If the London housewife Louisa Carlill hadn’t gone down with flu in January 1892, the story of advertising regulation in Britain might have been very different.
Eager to avoid the flu epidemic that had spread across Europe killing 250,000 people, she acted on an ad in the Pall Mall Gazette by the Carbolic Smoke Ball Company.
Even by the extravagant claims advertisers were allowed to make at the time, the ad made some extraordinary assertions. It promised that its product could not only "positively cure" the scourge but prevent users from contracting it in the first place.
So confident was the company that it offered £100 – the equivalent of almost £40,000 in today’s money – to anybody who contracted flu after using the smoke ball correctly.
Despite squeezing the ball to send a puff of smoke up her nose three times a day as directed, Carlill caught the flu. So her husband wrote to the company claiming her £100.
It refused to cough up, dubbing her claim as "impertinent". Carlill sued in the High Court, claiming there was a contract between her and the company.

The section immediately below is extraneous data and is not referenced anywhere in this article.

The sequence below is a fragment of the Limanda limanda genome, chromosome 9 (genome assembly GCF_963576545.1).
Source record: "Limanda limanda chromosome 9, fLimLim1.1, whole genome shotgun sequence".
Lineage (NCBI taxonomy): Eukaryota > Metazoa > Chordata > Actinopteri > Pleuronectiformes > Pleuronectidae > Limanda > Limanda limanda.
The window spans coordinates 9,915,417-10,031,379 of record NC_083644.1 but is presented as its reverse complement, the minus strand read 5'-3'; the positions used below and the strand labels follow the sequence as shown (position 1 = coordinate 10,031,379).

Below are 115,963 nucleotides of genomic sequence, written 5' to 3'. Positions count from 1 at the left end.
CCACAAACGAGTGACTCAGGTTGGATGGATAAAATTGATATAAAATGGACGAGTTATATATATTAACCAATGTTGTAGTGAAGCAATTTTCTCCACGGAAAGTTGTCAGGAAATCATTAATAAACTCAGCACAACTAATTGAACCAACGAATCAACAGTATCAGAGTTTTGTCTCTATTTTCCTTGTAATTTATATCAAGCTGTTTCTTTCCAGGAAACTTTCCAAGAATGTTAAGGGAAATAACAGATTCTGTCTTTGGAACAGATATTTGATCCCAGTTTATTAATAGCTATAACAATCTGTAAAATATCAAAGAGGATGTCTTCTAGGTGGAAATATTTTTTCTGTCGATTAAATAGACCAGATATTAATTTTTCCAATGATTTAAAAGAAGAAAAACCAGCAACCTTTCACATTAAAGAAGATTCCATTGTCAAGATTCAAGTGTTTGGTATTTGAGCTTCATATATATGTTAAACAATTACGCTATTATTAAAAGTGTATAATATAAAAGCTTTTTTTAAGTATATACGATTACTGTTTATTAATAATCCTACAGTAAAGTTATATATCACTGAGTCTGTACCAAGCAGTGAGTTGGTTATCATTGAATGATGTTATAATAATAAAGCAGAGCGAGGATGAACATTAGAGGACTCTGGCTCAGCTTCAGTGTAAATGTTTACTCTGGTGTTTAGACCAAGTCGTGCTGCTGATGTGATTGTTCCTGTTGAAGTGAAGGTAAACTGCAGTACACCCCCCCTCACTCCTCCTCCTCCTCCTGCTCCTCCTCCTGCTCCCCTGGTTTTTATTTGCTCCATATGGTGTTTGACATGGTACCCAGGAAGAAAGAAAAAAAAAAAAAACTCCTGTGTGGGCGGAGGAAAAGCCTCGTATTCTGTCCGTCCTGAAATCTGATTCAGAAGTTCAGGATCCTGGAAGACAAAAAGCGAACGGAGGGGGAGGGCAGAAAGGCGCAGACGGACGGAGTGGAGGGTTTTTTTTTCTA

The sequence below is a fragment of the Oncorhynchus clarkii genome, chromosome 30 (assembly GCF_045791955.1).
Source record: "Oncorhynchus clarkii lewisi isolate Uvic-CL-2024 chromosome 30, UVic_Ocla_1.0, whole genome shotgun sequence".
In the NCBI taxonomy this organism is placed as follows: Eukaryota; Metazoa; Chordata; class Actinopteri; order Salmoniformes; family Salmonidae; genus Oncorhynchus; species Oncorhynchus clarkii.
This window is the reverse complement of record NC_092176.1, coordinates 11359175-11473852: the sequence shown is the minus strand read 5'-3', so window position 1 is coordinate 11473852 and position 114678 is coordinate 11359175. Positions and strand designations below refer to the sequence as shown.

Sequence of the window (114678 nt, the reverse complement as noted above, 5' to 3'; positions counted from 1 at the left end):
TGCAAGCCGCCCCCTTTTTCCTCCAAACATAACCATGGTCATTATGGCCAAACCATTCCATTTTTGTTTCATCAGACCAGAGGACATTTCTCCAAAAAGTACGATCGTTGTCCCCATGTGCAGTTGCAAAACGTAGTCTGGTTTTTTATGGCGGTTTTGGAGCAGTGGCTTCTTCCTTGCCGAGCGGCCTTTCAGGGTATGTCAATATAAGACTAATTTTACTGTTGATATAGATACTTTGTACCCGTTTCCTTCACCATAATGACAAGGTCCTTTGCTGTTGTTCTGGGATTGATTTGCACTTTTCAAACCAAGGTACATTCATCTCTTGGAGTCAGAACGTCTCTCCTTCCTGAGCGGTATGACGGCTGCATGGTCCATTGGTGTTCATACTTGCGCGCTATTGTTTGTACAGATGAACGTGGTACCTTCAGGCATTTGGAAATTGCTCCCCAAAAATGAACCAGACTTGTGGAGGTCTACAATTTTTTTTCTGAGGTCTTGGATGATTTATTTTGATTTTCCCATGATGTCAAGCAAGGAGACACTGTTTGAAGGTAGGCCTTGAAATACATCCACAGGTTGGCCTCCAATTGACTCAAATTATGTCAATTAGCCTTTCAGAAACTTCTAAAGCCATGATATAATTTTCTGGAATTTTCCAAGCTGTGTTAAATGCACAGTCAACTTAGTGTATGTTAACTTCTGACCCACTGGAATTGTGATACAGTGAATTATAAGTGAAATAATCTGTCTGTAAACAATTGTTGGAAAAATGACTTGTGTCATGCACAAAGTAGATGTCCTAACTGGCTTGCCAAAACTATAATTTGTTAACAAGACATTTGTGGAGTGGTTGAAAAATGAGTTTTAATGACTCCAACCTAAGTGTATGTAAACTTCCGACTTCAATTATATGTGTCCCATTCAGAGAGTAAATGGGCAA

Frederick Rowe, the owner of the Carbolic Smoke Ball Company, said the ad was "mere puff", was understood to be so by the public and that the offer could not be understood to have been made to the entire world.
The fact that the company had deposited £1,000 in a bank to indicate the seriousness of its claim was one of the factors that led to the court ruling in Carlill’s favour.
In saying that the ad was a contract, the court paved the way for a proper system of consumer protection and honest advertising. The case led to the passing of the 1893 Sale of Goods Act that greatly increased consumers’ rights.